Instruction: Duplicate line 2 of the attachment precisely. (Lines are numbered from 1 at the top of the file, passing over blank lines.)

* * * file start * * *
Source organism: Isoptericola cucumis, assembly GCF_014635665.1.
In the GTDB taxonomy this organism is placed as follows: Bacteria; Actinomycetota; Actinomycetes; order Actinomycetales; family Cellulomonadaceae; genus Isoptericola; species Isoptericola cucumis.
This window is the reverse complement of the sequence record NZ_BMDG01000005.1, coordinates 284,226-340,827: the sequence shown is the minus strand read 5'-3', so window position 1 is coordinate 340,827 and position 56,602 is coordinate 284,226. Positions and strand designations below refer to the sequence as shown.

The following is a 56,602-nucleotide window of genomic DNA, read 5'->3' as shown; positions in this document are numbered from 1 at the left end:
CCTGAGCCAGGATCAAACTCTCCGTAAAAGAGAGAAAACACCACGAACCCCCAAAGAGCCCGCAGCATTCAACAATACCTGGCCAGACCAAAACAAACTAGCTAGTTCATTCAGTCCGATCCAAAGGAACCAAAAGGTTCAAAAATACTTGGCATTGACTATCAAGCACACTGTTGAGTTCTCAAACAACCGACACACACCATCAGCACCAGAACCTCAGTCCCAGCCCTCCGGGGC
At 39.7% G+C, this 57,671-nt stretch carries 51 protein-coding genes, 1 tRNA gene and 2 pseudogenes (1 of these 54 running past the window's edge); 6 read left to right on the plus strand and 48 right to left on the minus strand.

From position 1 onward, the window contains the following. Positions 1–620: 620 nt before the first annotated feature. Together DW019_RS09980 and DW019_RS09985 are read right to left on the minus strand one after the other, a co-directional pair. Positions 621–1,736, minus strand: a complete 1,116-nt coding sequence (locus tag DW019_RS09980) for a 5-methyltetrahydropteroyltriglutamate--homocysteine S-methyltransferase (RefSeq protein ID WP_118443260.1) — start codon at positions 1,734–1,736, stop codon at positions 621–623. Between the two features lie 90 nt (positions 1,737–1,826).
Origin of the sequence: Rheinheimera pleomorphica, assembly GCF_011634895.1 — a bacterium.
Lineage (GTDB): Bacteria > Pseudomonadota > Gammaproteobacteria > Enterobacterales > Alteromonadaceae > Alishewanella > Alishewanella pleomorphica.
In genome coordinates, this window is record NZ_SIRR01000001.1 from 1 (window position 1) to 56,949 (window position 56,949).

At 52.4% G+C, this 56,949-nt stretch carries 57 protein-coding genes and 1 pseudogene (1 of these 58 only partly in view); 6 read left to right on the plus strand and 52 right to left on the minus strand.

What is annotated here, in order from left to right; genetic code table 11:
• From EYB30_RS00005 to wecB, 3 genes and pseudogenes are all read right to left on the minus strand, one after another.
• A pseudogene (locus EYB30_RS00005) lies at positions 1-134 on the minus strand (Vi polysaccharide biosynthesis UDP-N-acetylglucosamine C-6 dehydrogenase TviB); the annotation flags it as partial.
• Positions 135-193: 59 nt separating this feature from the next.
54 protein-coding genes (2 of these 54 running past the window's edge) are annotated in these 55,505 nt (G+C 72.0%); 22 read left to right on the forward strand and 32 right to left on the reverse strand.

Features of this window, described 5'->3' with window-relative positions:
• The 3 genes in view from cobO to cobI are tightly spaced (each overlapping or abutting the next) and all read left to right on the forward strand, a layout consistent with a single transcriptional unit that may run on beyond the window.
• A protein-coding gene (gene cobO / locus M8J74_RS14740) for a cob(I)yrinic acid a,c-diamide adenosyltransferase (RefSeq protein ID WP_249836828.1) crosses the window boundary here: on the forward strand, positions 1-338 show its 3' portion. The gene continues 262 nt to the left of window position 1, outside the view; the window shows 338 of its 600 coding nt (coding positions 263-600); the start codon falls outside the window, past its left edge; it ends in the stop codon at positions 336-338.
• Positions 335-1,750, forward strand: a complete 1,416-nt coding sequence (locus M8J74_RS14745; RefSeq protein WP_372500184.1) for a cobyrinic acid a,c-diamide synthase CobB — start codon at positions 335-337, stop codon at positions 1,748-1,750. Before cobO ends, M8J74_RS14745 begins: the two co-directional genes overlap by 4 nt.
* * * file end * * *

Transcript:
In the GTDB taxonomy this organism is placed as follows: Bacteria; Actinomycetota; Actinomycetes; order Actinomycetales; family Cellulomonadaceae; genus Isoptericola; species Isoptericola cucumis.